IMPORTANT: Version 6.6 of Elasticsearch has passed its maintenance date.
This documentation is no longer being updated. For the latest information, see the current release documentation.
Security protects Elasticsearch clusters by:
To prevent unauthorized access to your Elasticsearch cluster, you must have a
way to authenticate users. This simply means that you need a way to validate
that a user is who they claim to be. For example, you have to make sure only
the person named Kelsey Andorra can sign in as the user
Elasticsearch security features provide a standalone authentication mechanism that enables
you to quickly password-protect your cluster. If you’re already using LDAP,
Active Directory, or PKI to manage users in your organization, the
security features are able to integrate with those systems to perform user
In many cases, simply authenticating users isn’t enough. You also need a way to
control what data users have access to and what tasks they can perform. The
Elasticsearch security features enable you to authorize users by assigning access
privileges to roles and assigning those roles to users. For example, this
role-based access control mechanism (a.k.a RBAC) enables you to specify that the
kandorra can only perform read operations on the
events index and can’t
do anything at all with other indices.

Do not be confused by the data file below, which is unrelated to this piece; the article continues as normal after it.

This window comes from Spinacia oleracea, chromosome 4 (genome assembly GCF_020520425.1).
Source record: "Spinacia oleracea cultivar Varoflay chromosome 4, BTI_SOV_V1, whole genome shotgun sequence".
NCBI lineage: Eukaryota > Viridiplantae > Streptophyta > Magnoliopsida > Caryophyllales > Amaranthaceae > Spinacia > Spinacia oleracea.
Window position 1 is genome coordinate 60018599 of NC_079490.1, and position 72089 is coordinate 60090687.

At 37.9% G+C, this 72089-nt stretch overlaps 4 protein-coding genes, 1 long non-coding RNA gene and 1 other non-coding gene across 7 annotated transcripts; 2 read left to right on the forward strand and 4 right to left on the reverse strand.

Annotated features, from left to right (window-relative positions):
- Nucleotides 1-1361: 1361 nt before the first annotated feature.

The security features also support IP-based authorization. You can whitelist and blacklist specific IP addresses or subnets to control network-level access to a server.
A critical part of security is keeping confidential data confidential. Elasticsearch has built-in protections against accidental data loss and corruption. However, there’s nothing to stop deliberate tampering or data interception. The Elastic Stack security features preserve the integrity of your data by encrypting communications to and from nodes. For even greater protection, you can increase the encryption strength.
Keeping a system secure takes vigilance. By using Elastic Stack security features to maintain an audit trail, you can easily see who is accessing your cluster and what they’re doing. By analyzing access patterns and failed attempts to access your cluster, you can gain insights into attempted attacks and data breaches. Keeping an auditable log of the activity in your cluster can also help diagnose operational issues.